Can mechanical abnormalities in a combustion engine, a fan, or a pneumatic press be inferred from the sound they produce alone? As it turns out, yes — and with great precision. Patterns embedded within the noise communicate valuable information, some of which foretell trouble.
Inspired by this idea, software developer Gal Shaul and analog signal processing engineer Saar Yoskovitz cofounded Augury in 2011 founded, an Israel and New York-based startup the two describe as “Shazam for machines.” Its wireless Halo sensors — which attach to commercial refrigerators, industrial-scale heaters, and practically everything in between — record readings like vibration, temperature, and magnetism and upload it to the cloud, where AI algorithms ingest it to make predictions about the machines’ health.
Augury counts Johnson Controls, Brooklyn Navy Yard, NYC Department of Education, Grundfos, PSG Dover, Trane, and Carrier, and this no doubt impressed early investors. Case in point: this morning, Qualcomm Ventures announced that it’s contributed $8 million in additional funding to Augury’s $25 million series C, which was led by Insight Venture Partners with support from existing investors Eclipse Ventures, Munich Re/HSB Ventures, Pritzker Group VC, and Lerer Hippeau. The expanded round brings Augury’s total raised to $59 million and comes shortly after the company completed its purchase of Alluvium, a machine learning startup with a platform that surfaces insights from industrial data streams.
“Augury has emerged as a leader in IIoT, leveraging AI to enable the world’s leading manufacturers to improve their operations through better machine health monitoring,” said Qualcomm vice president Carlos Kokron, who will join Augury’s board of directors as an observer. “We are excited by their vision and traction and are looking forward to working with them to advance 5G and edge computing in industrial settings.”
Augury’s technology is engineered such that it’s generalizable and self-improves with scale, Yoskovitz said. The recordings, which technicians capture at different spots in machines, are used to establish baseline readings in Augury’s cloud. They’re then compared to the sounds produced by similar appliances owned by other clients, eliminating the need for Augury to retrain its models for each new machine. The system over time begins to recognize abnormal sounds and other failure indicators — for example, learning to spot a faulty actuator in a lifter robot and applying that knowledge to detect broken actuators in other devices.
Early on, Augury worked directly with service companies and facility managers to diagnose critical systems, like pumps, fans, chillers, and HVAC (heating, ventilation and air conditioning) systems within commercial buildings. But it has since expanded service to noncritical machines, for which it provides continuous monitoring that’s used to diagnose machine health and suggest best maintenance practices.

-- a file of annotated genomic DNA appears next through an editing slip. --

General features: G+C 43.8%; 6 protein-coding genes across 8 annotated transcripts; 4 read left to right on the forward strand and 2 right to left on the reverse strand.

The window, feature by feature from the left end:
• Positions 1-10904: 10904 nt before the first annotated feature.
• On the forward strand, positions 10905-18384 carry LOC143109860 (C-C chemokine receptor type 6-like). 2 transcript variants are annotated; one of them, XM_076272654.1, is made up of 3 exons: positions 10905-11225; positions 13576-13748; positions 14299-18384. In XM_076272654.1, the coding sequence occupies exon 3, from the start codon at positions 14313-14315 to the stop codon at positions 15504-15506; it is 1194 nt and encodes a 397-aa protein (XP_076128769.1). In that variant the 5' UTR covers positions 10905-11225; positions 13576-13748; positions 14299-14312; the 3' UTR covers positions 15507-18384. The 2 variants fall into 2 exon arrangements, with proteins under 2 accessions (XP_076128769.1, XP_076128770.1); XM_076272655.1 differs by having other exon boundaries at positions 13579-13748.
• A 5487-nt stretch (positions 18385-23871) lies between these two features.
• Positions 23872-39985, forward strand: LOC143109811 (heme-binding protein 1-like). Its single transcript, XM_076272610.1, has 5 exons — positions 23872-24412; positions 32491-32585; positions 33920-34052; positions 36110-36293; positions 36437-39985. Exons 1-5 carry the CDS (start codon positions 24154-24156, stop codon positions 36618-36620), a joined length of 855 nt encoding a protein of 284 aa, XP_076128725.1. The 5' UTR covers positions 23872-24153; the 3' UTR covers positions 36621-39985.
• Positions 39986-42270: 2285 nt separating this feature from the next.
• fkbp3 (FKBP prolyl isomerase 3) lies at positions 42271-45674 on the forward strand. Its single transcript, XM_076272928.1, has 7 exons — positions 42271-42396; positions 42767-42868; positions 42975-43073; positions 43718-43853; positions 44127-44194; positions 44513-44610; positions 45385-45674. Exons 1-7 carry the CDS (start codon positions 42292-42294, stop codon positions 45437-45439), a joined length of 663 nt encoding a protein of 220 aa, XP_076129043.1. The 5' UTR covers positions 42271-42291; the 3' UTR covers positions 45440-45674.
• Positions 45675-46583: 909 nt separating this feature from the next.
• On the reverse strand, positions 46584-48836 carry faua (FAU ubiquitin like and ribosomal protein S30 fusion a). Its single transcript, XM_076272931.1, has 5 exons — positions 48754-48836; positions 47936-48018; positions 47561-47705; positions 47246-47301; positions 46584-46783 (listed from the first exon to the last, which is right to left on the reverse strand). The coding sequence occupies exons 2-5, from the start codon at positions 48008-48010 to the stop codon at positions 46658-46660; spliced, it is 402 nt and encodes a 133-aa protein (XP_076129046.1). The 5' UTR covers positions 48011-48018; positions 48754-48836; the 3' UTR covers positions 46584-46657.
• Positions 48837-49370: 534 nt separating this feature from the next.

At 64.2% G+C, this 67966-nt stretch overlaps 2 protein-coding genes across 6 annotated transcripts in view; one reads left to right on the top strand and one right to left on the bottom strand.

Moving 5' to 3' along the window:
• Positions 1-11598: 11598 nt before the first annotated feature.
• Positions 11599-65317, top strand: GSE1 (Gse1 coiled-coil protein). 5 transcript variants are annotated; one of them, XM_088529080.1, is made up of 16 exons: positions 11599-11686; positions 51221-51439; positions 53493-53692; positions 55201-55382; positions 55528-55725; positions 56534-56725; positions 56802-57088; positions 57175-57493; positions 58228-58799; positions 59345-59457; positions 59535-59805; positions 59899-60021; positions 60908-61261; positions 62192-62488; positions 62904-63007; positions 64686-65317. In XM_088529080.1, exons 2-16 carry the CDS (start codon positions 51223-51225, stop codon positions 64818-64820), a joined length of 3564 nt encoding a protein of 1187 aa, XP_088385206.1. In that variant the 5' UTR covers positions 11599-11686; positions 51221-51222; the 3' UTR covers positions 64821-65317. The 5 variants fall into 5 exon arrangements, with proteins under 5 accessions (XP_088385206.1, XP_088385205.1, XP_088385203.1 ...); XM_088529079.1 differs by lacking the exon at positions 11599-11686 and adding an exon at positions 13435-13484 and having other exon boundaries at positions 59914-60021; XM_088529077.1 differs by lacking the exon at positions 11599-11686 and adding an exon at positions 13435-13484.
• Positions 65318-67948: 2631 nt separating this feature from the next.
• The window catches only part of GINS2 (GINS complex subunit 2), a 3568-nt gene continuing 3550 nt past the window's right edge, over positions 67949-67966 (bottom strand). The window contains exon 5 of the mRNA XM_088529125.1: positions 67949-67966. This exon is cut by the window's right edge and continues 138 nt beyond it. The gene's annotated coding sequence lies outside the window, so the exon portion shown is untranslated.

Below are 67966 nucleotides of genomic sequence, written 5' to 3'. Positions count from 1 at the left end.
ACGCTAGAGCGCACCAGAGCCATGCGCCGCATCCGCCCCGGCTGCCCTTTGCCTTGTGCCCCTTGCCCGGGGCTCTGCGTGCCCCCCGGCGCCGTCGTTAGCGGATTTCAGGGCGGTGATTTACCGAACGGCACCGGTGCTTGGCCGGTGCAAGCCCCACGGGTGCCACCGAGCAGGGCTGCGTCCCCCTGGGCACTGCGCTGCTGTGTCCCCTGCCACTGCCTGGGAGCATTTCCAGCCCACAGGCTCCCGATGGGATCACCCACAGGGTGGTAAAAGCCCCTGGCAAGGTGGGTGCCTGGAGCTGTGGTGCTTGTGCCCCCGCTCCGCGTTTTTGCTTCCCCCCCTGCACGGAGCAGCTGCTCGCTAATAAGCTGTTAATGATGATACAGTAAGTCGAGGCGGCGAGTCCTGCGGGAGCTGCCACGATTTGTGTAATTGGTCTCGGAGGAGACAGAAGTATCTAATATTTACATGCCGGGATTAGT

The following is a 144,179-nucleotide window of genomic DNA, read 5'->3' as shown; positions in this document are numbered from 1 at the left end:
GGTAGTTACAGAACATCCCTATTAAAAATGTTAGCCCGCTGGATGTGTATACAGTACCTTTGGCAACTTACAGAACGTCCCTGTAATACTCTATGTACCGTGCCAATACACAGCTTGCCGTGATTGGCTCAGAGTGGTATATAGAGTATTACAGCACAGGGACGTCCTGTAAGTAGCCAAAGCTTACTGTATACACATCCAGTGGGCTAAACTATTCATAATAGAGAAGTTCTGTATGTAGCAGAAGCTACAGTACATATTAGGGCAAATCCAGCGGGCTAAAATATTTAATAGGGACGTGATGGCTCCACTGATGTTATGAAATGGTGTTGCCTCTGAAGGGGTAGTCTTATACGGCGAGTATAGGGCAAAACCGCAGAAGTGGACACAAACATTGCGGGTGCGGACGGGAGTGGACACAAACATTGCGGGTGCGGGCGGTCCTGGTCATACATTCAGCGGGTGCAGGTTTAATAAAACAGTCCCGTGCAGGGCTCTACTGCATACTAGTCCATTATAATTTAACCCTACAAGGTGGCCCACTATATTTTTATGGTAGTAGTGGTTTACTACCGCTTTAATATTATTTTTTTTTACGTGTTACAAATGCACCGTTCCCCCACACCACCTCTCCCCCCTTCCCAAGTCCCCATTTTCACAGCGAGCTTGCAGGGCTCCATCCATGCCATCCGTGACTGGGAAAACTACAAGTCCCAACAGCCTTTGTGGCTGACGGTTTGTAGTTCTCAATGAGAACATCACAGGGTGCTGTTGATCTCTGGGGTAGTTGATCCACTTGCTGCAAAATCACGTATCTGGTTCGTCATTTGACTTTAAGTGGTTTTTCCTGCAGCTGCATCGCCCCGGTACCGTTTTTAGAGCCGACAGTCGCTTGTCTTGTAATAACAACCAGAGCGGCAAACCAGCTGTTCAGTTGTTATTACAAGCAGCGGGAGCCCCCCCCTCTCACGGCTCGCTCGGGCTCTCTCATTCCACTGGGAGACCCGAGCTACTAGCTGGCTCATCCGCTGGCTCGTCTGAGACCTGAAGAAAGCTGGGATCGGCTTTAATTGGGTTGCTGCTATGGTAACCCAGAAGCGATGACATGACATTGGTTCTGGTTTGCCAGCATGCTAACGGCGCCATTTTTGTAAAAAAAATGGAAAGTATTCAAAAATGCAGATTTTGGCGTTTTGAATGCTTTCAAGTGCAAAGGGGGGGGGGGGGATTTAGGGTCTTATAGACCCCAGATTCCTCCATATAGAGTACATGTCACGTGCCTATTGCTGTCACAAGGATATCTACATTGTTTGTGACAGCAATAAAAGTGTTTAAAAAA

Augury claims its technology is able to reduce breakdowns by 75%, increase uptime by 45%, and lower asset costs by 30% by spotting the earliest signs of breakage. Technicians have used its smartphone app to save over 3,000 machines to date and monitor more than 60,000 industrial and commercial appliances, and to avoid over 7,000 failures.
To be clear, predictive maintenance solutions like Augury’s aren’t new. They’ve been used for decades in jet engines and gas turbines, and competitors like GE Digital’s Predix and startup Petasense offer similar Wi-Fi-enabled, cloud- and AI-driven vibration sensors. Some companies even perform the service in-house, like Gogo, which records in-aircraft servers’ fan speeds — an indicator of their temperature — to build decision trees for Gogo’s server operators on the ground and help predict equipment failures.
Furthermore, it’s a well-established market — according to a recent report by analysts at the McKinsey Global Institute, predictive factory maintenance could be a $1.2 billion to $3.7 billion business by 2025. But CEO Yoskovitz has grand visions for Augury’s technology, which he hopes will one day be built into consumer appliances, like washing machines and electric ovens.
“As digital transformation in the industrial market continues to gain significant traction, it is clear today that 5G technologies will play an essential role in enabling the promise of the Industrial IoT at scale,” said Yoskovitz. “5G’s promise of lower power, increased bandwidth and low latency capabilities will enable us to re-imagine the way our products work and the value we can provide to our customers and partners. By working with Qualcomm to deploy and utilize 5G-enabled technologies, we will exponentially scale our machine health solutions to make the manufacturing industry more reliable, while helping our partners transform their operations.”